Hire for inclusion, not just diversity

Sampriti Ganguli is managing director of the Corporate Executive Board's government practice.

Executive Order 13583 encourages federal agencies to promote diversity and inclusion in the federal workforce — a laudable goal toward which the government has already made some level of progress.

Although many agencies lap the private sector on diversity metrics, they continue to struggle with making sustainable progress on inclusion strategies. That’s partly because diversity is easier to measure on the surface than inclusion, though perhaps no easier to manage. Agencies can report on their progress over time and the investment in a more diverse workforce is evident, whereas an inclusive workplace is inherently harder to measure.

Yet diversity and inclusion are fundamentally linked. Too often, organizational perceptions and definitions of diversity can be narrowly centered on the needs of diverse employees, when in reality, diversity also requires creating an inclusive culture. The best diversity employers encourage an inclusive environment in which individual differences are respected and valued.

Data from last year’s Federal Employee Viewpoint Survey by the Office of Personnel Management revealed significant room for improvement on creating an inclusive workforce. More than 33 percent of federal employees disagreed with the statement that their supervisors work well with employees of different backgrounds. More troubling, some federal employees question the value of inclusion and diversity initiatives, according to a recent survey conducted by Federal News Radio. More than half of the 900 federal employees surveyed expressed skepticism that the executive order would make a difference in their workplaces, and more than a third called the initiative a political ploy.

This doesn’t mean employees devalue the benefits of diversity and inclusion. Rather, it suggests they have some strong misgivings about how these strategies get implemented.

Part of what agencies need to focus on is why diversity and inclusion continue to be paramount objectives. Beyond just being the right thing to do, diversity and inclusion can result in substantial benefits for individuals and agencies, as revealed by Corporate Executive Board research.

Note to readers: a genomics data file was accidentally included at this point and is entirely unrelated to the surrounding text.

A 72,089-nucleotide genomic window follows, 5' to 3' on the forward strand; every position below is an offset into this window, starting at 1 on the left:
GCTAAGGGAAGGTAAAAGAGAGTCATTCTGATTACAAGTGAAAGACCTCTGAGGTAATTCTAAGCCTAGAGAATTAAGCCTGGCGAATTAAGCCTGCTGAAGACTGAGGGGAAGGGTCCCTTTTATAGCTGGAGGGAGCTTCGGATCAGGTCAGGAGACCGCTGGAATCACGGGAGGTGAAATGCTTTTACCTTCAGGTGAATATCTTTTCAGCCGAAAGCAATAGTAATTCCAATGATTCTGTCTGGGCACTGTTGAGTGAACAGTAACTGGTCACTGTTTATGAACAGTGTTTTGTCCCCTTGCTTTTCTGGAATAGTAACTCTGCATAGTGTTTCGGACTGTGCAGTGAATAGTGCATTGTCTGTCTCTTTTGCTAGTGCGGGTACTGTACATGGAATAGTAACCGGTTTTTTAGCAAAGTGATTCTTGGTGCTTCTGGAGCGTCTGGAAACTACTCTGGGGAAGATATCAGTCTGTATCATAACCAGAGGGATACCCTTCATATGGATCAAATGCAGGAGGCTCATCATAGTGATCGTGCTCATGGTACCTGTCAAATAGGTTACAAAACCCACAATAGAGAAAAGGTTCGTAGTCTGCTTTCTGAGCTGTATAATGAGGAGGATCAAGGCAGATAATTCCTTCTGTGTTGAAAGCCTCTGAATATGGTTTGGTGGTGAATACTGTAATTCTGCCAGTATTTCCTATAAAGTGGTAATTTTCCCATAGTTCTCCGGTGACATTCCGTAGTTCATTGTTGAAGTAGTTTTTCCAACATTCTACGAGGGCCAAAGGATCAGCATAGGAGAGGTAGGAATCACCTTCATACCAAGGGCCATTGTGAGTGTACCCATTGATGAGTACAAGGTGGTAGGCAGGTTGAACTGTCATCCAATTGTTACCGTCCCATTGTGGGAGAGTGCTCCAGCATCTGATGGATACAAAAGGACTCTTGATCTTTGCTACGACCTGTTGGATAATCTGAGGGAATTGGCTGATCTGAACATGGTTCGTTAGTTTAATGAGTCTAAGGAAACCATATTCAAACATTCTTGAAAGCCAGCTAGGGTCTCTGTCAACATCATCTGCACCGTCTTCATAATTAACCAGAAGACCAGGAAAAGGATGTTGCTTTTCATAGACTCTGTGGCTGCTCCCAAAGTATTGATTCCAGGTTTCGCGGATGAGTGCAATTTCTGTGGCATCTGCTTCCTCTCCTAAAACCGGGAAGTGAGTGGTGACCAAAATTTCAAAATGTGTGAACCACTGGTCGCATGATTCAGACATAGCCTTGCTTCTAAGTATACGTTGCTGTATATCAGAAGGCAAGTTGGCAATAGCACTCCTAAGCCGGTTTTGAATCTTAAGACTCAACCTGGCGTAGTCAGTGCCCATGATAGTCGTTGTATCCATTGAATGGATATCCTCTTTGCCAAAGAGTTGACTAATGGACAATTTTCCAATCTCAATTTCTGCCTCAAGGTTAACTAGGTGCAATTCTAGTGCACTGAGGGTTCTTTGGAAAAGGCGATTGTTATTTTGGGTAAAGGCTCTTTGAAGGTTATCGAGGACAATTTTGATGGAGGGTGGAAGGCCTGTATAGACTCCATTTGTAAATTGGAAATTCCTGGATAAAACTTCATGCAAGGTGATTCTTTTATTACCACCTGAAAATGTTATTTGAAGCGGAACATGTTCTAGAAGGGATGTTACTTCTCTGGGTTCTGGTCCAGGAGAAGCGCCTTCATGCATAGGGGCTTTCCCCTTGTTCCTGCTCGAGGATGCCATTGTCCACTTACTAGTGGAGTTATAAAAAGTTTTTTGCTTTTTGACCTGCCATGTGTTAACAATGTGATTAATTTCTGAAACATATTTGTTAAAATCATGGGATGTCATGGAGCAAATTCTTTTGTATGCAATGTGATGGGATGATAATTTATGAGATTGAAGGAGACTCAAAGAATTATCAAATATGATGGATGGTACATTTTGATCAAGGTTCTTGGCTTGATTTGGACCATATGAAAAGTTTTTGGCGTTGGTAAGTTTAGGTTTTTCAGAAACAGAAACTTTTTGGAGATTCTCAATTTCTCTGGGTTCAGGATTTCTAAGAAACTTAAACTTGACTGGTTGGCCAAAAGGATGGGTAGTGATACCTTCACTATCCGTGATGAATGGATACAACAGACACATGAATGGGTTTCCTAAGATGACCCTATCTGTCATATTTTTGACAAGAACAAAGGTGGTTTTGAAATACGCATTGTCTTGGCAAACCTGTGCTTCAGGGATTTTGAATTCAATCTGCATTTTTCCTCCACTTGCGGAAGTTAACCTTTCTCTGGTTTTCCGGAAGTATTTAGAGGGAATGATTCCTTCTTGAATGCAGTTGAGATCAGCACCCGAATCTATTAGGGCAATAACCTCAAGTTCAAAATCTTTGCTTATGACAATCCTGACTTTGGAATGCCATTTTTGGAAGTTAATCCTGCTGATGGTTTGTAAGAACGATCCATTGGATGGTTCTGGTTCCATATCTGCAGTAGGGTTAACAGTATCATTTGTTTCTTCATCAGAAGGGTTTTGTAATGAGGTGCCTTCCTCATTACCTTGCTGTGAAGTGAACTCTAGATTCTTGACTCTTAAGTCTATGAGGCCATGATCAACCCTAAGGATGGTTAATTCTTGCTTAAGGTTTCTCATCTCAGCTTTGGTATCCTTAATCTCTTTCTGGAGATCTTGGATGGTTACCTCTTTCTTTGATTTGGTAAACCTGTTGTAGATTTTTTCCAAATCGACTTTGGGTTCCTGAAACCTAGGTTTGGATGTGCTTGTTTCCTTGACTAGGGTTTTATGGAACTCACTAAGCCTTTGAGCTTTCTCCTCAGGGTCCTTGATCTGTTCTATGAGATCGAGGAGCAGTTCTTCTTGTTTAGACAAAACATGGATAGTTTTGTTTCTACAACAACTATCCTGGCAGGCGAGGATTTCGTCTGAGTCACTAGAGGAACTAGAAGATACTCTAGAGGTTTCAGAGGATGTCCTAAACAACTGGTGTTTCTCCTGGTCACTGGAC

Employees of diverse, inclusive work environments exhibit a 12 percent higher level of discretionary effort. That means they are more willing to put in extra effort to get work done. They also show a 19 percent higher intent to stay with their organization. Inclusive environments also encourage employee collaboration and innovation and introduce diverse perspectives that ultimately lead to better decision-making. In the current budgetary environment in which agencies are being asked to support more complex missions with no funding increases — and, in many cases, with funding decreases — innovative solutions are even more important.

But although many recognize the value in promoting inclusion, few have a detailed road map showing them how to create those environments in their organizations. The Corporate Executive Board has identified several tactics that can promote an inclusive workforce. Two practices in particular have emerged as especially helpful.

First, organizations should incorporate what is called inclusion recruiting and evaluate job candidates based on inclusive values and behaviors by asking them questions that will indicate whether their behavior supports inclusiveness, such as: